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Designer: Bruno Monguzzi, Swiss

Item: HL. 61

Title: Nouveau Salon des cent,
Hommage a Toulouse-Lautrec.

Description: Condition A+ Original poster
from "Nouveau Salon des Cent" portfolio. Limited printing of only 380.
Printed in Paris, 2001.
unbacked, shipped rolled via Fedex.
Certificate of Authenticity.
See our Terms of Sale
Size: 29 in x 38 1/2 in
  68 x 98cm
Price: $475.00 USD Now $225


The Portfolio

The "Nouveau Salon des Cent" portfolio consists of a hundred posters created by one hundred of the best graphic designers of our time, from 24 different countries including China, Japan, Mexico, Brazil, Zimbabwe, the United-States and most of the European countries, as a tribute to Henri de Toulouse-Lautrec, for the Centenary of his death, 1901-2001. Initiated by the Toulouse-Lautrec Museum Partners' Club. In cooperation with the Toulouse-Lautrec Museum of Albi. The printing was limited to only 380. The posters have been exhibited in major museums and galleries around the world.

View Our Complete Collection »


The Designer - Bruno Monguzzi

I was born sixty years ago in Ticino - the most Southern region of Switzerland- where I spent my childhood and where I have come back. My father and my mother were very different from each other - they still were three years ago, when my father died - and my brother was very different from me. He was damned good in everything. I grew up between two conceptions of the world: the protoliberal-catholic vision of my mother, and the vetero-social-marxist creed of my father.

I have always remained a child and never ceased asking: why? An incautious adolescent who dreamed of changing the world - first with a pencil, later through revolution - it was the world, of course, that eventually changed me.

But it was in fact due to those interwoven moralisms that the search for meaning became a natural need to me, and that they, my father and my mother, unaware, became my first masters. She had the extraordinary humbleness not to understand when there was really nothing to be understood; I would then go back to my drawing table and start all over again. He, a small artisan, loved what he did with his hands, with his eyes, with his thought, and he wouldn't stop until he had accomplished perfection.

Of course I was a devoted student in school, I acquired good manual ability, I faced many dogmatisms and a few private gospels and I had to discover at my own expense that a graphic design course, even in Switzerland, was not necessarily the crucible of communications. Then I became interested in the process of perception and I continued my studies in London, where I began to understand and to love the American school, and where I found out about Studio Boggeri in the second issueof 'Neue Grafik'. On my twentieth birthday I flew to Milan. The elevator in Piazza Duse 3 was minuscule, very slow and a bit shaky. During the long ascent to the fifth floor I felt sort of disturbed, a feeling that would last for over two years. I had fallen in love with the man, with his ideas, with the studio and its balcony overlooking the public gardens.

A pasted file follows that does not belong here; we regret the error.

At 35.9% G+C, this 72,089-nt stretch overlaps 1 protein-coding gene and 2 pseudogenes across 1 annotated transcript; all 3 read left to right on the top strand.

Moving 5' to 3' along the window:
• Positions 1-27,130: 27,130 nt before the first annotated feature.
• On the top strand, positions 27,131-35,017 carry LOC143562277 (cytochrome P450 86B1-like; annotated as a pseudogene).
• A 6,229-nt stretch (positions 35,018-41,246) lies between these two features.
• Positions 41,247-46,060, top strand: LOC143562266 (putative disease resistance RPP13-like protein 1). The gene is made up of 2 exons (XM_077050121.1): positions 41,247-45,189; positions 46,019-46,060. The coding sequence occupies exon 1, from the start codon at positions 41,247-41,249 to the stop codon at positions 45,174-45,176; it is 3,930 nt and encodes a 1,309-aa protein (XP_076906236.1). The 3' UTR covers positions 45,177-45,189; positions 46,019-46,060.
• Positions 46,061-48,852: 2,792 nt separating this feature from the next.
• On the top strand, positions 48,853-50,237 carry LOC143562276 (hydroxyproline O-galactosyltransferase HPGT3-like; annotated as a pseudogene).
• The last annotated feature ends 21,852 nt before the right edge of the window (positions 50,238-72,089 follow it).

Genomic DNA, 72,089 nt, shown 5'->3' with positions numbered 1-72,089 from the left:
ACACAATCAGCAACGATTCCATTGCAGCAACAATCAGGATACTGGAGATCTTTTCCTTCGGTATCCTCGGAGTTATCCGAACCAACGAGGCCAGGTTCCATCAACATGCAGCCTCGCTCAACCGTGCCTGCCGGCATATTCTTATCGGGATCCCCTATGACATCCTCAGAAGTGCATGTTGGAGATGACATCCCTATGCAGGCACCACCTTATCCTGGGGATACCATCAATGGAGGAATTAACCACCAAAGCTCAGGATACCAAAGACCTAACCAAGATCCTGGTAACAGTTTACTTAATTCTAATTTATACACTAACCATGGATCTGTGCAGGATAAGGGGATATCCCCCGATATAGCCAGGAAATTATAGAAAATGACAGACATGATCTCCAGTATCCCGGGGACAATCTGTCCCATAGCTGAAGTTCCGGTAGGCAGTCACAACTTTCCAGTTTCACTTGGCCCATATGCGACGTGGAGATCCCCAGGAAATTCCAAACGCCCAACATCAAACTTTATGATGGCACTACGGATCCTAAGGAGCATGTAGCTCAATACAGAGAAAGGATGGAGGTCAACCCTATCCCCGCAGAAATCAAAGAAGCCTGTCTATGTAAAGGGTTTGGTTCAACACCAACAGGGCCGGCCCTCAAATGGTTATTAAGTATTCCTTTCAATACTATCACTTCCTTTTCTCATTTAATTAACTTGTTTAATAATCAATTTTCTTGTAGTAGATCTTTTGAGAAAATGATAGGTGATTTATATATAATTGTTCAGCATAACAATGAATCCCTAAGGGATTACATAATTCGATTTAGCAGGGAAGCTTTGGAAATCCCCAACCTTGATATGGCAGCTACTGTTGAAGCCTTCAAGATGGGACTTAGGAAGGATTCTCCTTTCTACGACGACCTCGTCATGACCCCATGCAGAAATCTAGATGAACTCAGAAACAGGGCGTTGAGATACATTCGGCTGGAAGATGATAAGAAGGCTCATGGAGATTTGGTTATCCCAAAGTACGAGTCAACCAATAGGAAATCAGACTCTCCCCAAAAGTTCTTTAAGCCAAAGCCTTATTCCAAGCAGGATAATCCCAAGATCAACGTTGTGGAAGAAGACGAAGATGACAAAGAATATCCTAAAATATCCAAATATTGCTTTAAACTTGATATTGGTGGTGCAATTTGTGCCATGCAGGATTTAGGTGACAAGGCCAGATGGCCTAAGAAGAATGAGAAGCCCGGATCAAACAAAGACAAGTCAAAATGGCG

Ten years later - except for Max Huber Mr. Boggeri always complained about the slowness of his Swiss collaborators - I fell in love with Anna, his daughter, and this time my love was not in the least platonic. Meanwhile I had lectured on Gestalt psychology and typographic design at The modesty and honesty of this typographic work were, to my surprise, honoured by the Italians with the Bodoni Prize in 1971. I have, ever since, been busy with books and exhibit design, with museography here and in Paris, but mainly I have been busy with teaching, here as well as in America. The Frenchmen too wished to honour me with a Janus Prize for my work in the new Musee d'Orsay, the Americans with a golden cube (fake), and the Japanese with the Yusaku Kamekura Award and three surreal-dadaist medals in bronze, silver and gold (the real thing). From the Swiss, renowned for their parsimony, all I got was a lot of paper. I did (with Anna) two very beautiful things. A son called Nicolas in honour of Cassandre who had just committed suicide, and a daughter named Elisa in honour of Hans Werner Henze, whom I had discovered at the time.

Today I live on a hill facing south, I still believe in the axiom 'form follows function', and I have fun - within the mandatory rush for new waves - in perpetuating those languages that our fashion system insists in wiping out.

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